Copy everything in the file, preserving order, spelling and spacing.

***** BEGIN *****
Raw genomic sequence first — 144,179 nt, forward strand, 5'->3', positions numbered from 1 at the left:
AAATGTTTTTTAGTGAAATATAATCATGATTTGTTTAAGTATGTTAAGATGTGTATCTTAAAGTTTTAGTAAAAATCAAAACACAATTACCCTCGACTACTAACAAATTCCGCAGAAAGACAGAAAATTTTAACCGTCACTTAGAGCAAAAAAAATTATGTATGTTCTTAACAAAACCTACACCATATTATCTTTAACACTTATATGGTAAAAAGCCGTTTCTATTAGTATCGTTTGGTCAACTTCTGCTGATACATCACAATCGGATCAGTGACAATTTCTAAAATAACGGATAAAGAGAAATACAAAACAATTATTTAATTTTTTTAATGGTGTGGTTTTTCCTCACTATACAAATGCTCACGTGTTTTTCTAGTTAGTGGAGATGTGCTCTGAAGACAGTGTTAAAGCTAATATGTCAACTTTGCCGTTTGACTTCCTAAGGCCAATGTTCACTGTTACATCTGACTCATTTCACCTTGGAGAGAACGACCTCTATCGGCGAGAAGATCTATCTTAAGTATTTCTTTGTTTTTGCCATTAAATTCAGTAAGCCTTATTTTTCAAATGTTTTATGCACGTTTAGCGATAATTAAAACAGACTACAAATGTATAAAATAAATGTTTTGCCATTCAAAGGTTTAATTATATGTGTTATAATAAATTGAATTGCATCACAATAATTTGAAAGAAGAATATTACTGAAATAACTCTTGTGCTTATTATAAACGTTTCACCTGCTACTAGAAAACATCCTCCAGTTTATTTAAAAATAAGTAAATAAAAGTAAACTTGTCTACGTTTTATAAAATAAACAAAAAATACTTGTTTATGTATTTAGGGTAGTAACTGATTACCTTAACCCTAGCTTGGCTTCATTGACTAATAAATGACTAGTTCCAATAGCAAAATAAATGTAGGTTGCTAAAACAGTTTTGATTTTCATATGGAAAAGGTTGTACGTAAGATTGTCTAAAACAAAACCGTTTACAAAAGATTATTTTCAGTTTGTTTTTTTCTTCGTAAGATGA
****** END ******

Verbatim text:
Raw genomic sequence first — 144,179 nt, forward strand, 5'->3', positions numbered from 1 at the left:
AAATGTTTTTTAGTGAAATATAATCATGATTTGTTTAAGTATGTTAAGATGTGTATCTTAAAGTTTTAGTAAAAATCAAAACACAATTACCCTCGACTACTAACAAATTCCGCAGAAAGACAGAAAATTTTAACCGTCACTTAGAGCAAAAAAAATTATGTATGTTCTTAACAAAACCTACACCATATTATCTTTAACACTTATATGGTAAAAAGCCGTTTCTATTAGTATCGTTTGGTCAACTTCTGCTGATACATCACAATCGGATCAGTGACAATTTCTAAAATAACGGATAAAGAGAAATACAAAACAATTATTTAATTTTTTTAATGGTGTGGTTTTTCCTCACTATACAAATGCTCACGTGTTTTTCTAGTTAGTGGAGATGTGCTCTGAAGACAGTGTTAAAGCTAATATGTCAACTTTGCCGTTTGACTTCCTAAGGCCAATGTTCACTGTTACATCTGACTCATTTCACCTTGGAGAGAACGACCTCTATCGGCGAGAAGATCTATCTTAAGTATTTCTTTGTTTTTGCCATTAAATTCAGTAAGCCTTATTTTTCAAATGTTTTATGCACGTTTAGCGATAATTAAAACAGACTACAAATGTATAAAATAAATGTTTTGCCATTCAAAGGTTTAATTATATGTGTTATAATAAATTGAATTGCATCACAATAATTTGAAAGAAGAATATTACTGAAATAACTCTTGTGCTTATTATAAACGTTTCACCTGCTACTAGAAAACATCCTCCAGTTTATTTAAAAATAAGTAAATAAAAGTAAACTTGTCTACGTTTTATAAAATAAACAAAAAATACTTGTTTATGTATTTAGGGTAGTAACTGATTACCTTAACCCTAGCTTGGCTTCATTGACTAATAAATGACTAGTTCCAATAGCAAAATAAATGTAGGTTGCTAAAACAGTTTTGATTTTCATATGGAAAAGGTTGTACGTAAGATTGTCTAAAACAAAACCGTTTACAAAAGATTATTTTCAGTTTGTTTTTTTCTTCGTAAGATGA